Is there a more cheerful film that could be made from what Lindsay-Hogg left on the cutting room floor? Maybe.
As the bonus banter on the recently released White Album out-takes shows, the Beatles had a kind of secret shared language that persisted, often hilariously, even in fraught times. No doubt Peter Jackson will be hunting out and identifying such gems among the Let It Be footage.
And there's evidence that even Yoko, though historically portrayed as an unwelcome presence at the Let It Be sessions, was sometimes included. Among the out-takes on that old VCR tape is a noise-jam to rival Sonic Youth, in which Yoko takes over the mic to exercise the vocal equivalent of shredding, while John, Paul and Ringo provide spirited accompaniment. I'd love to see this in high definition.
Excitingly, new digital techniques such as Jackson used in his recent World War I documentary They Shall Not Grow Old, promise to bring us closer than we felt watching the original Let It Be.
Jackson's obsession with The Beatles is genuine and deep-seated, and you don't have to look far for proof. Most obviously, the distinct characters of the four hobbits in his Lord Of The Rings trilogy are clearly patterned after the John, Paul, George and Ringo of the early Beatles films. The Beatles themselves once tried to option Rings for a possible movie, as Paul McCartney confirmed in a chance conversation with Jackson a few years ago.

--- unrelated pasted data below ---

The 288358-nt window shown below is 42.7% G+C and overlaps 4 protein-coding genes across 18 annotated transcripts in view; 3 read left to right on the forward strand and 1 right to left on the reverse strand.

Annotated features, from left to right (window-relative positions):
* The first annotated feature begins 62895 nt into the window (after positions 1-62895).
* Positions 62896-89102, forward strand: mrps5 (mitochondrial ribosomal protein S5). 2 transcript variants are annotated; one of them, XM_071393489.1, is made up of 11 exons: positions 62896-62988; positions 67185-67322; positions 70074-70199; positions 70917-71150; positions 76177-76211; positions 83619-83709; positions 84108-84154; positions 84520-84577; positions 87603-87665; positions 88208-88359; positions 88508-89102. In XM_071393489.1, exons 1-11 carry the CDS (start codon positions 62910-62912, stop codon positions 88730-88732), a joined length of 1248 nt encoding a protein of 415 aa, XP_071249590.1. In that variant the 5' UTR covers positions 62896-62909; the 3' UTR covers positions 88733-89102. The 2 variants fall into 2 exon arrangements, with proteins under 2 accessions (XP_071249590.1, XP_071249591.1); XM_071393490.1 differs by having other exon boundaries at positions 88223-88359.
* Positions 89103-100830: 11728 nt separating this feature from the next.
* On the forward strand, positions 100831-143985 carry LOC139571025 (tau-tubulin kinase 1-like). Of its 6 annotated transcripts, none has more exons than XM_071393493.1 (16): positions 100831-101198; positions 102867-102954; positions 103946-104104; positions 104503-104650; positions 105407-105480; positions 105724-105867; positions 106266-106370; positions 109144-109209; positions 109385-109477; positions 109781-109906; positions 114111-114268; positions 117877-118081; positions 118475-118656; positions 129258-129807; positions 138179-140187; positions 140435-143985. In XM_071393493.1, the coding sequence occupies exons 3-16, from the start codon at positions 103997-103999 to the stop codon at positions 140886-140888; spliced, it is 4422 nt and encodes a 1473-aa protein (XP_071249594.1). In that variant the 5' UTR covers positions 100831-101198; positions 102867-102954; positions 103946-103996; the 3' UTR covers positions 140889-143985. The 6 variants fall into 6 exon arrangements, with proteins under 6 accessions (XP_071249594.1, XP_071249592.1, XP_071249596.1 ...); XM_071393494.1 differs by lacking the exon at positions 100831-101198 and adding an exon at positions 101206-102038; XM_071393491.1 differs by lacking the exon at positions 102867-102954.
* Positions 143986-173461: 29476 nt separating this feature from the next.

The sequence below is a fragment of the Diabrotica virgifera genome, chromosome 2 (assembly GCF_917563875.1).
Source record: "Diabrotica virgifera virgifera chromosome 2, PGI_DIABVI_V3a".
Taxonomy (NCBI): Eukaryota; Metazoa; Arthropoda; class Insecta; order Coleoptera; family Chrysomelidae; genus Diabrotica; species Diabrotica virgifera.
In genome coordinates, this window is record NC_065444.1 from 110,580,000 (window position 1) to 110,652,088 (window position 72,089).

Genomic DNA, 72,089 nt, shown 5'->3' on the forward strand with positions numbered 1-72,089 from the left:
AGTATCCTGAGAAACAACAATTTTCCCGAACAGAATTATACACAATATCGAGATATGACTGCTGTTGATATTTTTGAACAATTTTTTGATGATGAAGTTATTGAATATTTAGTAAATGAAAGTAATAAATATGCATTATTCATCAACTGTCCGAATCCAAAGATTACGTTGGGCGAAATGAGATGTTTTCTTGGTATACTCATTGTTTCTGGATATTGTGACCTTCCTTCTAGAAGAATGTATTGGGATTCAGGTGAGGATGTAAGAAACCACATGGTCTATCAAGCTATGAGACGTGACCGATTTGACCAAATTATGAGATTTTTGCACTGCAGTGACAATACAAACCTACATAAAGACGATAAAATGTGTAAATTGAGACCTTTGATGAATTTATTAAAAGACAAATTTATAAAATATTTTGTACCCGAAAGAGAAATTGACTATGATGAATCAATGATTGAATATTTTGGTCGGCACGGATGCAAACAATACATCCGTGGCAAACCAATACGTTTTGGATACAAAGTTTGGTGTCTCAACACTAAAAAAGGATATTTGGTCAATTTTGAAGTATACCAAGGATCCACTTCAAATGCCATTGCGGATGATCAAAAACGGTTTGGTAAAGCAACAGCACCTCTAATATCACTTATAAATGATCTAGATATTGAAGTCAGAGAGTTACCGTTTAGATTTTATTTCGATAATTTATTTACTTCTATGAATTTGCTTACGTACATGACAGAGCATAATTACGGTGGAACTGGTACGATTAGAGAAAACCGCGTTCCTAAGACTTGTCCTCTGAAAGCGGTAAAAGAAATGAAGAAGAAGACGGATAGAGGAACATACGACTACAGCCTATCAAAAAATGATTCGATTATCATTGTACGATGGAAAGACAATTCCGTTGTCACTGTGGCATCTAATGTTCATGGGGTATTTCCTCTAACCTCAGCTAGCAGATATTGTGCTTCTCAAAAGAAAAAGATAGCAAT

If anyone can make a great film out of the scraps of those uncomfortable sessions from the winter of 1969, Peter Jackson can. And if he needs someone to make the tea and watch over his shoulder, I'd be glad to help.
* Nick Bollinger is a writer, broadcaster and Beatles fan. He is currently working on a book about the counterculture in New Zealand.